Q&A with Ramakanth Ananthoji, Assistant Professor of Mathematics

Ramakanth Ananthoji, Assistant Professor of MathematicsQ&A with Ramakanth Ananthoji (ROM-a-kont Ah-non-TOE-gee), Assistant Professor of Mathematics

What first attracted you to study mathematics?

It is a funny story, but when I was a 9-year-old boy, I bought candy from a local store and paid 2 rupees. I only realized that the change I got back after paying was wrong when I returned home. My mother asked me how much I should have gotten back, and that’s when I realized the importance of numbers and money! After that, my interest grew stronger for mathematics.

Where did you get your education? What degrees do you hold? 

University of South Florida (Ph.D. in Chemistry), Osmania University (Masters in Organic Chemistry), Kakatiya University (Masters in Mathematics), IASE (Bachelors in Education), and Loyola Academy (Bachelor’s degree in Chemical Technology)

What do you love about teaching your students at MWCC?

The freedom to teach and ambitious students.

Where else have you taught math?

The University of South Florida and Indira Gandhi Women’s College (India)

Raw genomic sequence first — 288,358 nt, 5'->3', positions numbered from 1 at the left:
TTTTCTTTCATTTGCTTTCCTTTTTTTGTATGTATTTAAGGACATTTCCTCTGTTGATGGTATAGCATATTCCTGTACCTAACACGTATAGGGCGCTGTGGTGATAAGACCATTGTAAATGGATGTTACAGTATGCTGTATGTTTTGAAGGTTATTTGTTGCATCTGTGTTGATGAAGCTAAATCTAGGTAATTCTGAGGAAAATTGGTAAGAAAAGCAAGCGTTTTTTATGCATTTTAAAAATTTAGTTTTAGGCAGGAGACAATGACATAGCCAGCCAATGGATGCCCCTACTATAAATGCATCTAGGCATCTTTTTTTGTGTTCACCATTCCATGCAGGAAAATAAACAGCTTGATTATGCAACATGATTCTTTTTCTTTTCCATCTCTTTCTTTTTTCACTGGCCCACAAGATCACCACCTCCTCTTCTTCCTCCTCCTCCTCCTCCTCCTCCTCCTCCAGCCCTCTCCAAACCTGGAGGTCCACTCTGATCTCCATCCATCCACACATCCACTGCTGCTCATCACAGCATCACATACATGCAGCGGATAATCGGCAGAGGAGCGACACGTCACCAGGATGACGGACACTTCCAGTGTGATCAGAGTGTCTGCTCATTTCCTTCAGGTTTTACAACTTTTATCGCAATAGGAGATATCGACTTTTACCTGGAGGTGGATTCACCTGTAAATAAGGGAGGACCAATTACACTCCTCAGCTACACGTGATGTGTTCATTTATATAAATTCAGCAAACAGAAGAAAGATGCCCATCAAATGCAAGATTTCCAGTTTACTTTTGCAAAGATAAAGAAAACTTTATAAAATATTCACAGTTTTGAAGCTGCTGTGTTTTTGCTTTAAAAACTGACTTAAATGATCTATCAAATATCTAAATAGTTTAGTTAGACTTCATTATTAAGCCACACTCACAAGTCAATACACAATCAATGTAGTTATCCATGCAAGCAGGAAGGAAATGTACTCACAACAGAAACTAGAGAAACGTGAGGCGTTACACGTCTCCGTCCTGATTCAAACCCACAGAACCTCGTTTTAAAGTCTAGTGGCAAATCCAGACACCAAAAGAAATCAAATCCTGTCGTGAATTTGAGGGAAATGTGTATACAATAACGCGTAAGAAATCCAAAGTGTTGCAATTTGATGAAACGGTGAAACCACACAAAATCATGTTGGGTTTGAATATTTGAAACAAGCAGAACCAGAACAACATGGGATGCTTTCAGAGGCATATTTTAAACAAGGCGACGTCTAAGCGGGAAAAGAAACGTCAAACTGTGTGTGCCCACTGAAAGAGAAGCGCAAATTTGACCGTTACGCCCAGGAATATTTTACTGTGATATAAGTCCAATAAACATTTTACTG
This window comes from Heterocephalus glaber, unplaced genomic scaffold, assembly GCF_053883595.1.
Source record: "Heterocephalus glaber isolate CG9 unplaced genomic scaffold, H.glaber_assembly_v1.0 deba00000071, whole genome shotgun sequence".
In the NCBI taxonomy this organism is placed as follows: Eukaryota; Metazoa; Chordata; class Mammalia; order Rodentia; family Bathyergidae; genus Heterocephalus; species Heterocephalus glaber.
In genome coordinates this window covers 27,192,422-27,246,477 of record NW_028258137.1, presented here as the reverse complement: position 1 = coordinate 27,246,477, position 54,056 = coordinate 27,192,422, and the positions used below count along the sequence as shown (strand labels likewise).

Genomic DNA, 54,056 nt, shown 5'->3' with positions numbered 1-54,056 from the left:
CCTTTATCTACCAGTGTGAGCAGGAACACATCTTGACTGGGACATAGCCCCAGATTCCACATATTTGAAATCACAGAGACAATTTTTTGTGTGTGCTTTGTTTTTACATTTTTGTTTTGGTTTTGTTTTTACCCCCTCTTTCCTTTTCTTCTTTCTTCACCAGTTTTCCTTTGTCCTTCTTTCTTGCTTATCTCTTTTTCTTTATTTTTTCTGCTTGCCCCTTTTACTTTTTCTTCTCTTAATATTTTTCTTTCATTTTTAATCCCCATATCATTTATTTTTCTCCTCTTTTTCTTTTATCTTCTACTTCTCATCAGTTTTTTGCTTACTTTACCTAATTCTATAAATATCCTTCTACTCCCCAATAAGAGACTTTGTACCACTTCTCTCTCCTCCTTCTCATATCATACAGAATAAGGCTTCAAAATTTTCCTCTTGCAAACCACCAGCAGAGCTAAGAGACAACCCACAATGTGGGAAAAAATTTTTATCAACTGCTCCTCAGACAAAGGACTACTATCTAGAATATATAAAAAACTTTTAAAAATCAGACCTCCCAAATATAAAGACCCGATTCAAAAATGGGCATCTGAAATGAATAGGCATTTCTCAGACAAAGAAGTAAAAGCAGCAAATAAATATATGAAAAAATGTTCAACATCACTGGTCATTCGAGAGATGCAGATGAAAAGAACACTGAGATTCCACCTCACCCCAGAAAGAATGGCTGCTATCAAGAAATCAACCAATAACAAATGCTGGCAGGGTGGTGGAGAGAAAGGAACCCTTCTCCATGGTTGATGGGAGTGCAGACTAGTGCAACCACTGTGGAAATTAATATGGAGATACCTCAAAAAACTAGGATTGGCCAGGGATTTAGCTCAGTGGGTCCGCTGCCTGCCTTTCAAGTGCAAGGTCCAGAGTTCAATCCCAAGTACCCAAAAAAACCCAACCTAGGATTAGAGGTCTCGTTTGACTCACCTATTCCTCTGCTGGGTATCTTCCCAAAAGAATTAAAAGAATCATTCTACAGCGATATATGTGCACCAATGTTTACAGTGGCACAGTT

Why do you think it’s important that all students have a foundation in math and quantitative reasoning?

Mathematics is used everywhere. It is in almost every science that is out there in this developing era of technology. Mathematics is the science that is the foundation for all sciences. It can be used to combine different areas of science, engineering and information technologies. So having a strong foundation helps students succeed in the respective fields they choose.

Mathematics is the science of numbers that deals with counting, logic, shapes, geometry, quantitative reasoning, algebra, statistics, and many other areas. It is all around us and is used in our daily lives, including mobile devices, money, computers, architecture, engineering, art, statistics, news, and even sports.

How do you guide or mentor a student with excellent math skills?

I show them different ways they will actually be using math in their fields of interest.

How do you help a student who struggles with math or has math phobia?

Math is not at all difficult. I say “nothing is difficult when you understand it. My job is to make you understand math better and I haven’t failed so far in my mission.”  I always encourage my students to ask me questions. Interaction is the first teacher of mathematics.

What can you do with a degree in Mathematics?

A student with a math degree can be one of the following: Mathematician, Financial Planner, Architect, Economist, Investment Analyst, Cryptographer, Statistician, Research Analyst,  Software Developer, Coding Specialist, Professor, and many more.